2006 Philadelphia Annual Meeting (22–25 October 2006)

Paper No. 14
Presentation Time: 5:15 PM


KRAVCHINSKY, Vadim, Physics Department, University of Alberta, Edmonton, AB T6G2J1, Canada and EVANS, Michael Edwin, Institute for Geophysical Research, University of Alberta, Edmonton, AB T6G2J1, vkrav@phys.ualberta.ca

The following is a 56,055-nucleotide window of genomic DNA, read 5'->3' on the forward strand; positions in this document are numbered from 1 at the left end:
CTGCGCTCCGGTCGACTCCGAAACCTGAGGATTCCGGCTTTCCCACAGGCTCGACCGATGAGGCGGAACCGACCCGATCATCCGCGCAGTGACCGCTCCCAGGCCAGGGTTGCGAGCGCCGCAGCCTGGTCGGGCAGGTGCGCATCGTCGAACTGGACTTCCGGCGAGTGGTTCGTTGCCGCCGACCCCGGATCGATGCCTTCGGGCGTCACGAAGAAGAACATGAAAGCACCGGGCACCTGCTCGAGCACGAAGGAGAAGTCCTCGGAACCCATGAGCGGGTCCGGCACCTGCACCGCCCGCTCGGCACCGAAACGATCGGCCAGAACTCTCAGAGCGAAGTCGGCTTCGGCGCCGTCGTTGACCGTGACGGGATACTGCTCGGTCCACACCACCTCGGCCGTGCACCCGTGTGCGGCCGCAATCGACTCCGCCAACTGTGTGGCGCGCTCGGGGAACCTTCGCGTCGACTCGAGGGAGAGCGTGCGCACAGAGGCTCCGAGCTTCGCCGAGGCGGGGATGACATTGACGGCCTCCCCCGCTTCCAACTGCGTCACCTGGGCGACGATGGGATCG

The use of the geomagnetic polarity timescale (GPTS) to provide chronological control in a wide variety of geological settings is now universally accepted. It depends on the established sequence of major chrons and sub-chrons. One possibility towards increasing temporal resolution could be the use of brief intervals of divergent field directions and/or intensity fluctuations commonly, but not universally, known as geomagnetic excursions. A plethora of such features already exists in the literature, but the precise nature and timing of the most of them remains questionable. As part of an international collaborative project, magnetic remanence vectors of 1737 samples from the uppermost 100 m of Lake Baikal sediments have been determined along with continuous magnetic susceptibility profiles. Matching susceptibility variations to the oceanic oxygen isotope record and relative paleointensity variations to the global reference curve both imply an average deposition rate of 15 cm/kyr and a basal age of ~640 ka. Spectral analysis reveals the presence of Milankovitch cyclicities. Stable remanence vectors are almost all of normal polarity, but several short intervals of low and/or negative inclinations are found. The most prominent of these involves a systematic inclination swing and relative intensity low near a depth of 27 m. The main part of this excursion lasted ~5000 years, but the slow recovery to typical normal polarity inclinations may double this. Our chronology suggests that this feature represents the Iceland Basin Excursion. It also implies that the corresponding intensity low in the global intensity summary SINT-800 is incorrectly identified as the Jamaica/Pringle Falls Excursion and should now be re-assigned to the Iceland Basin Excursion.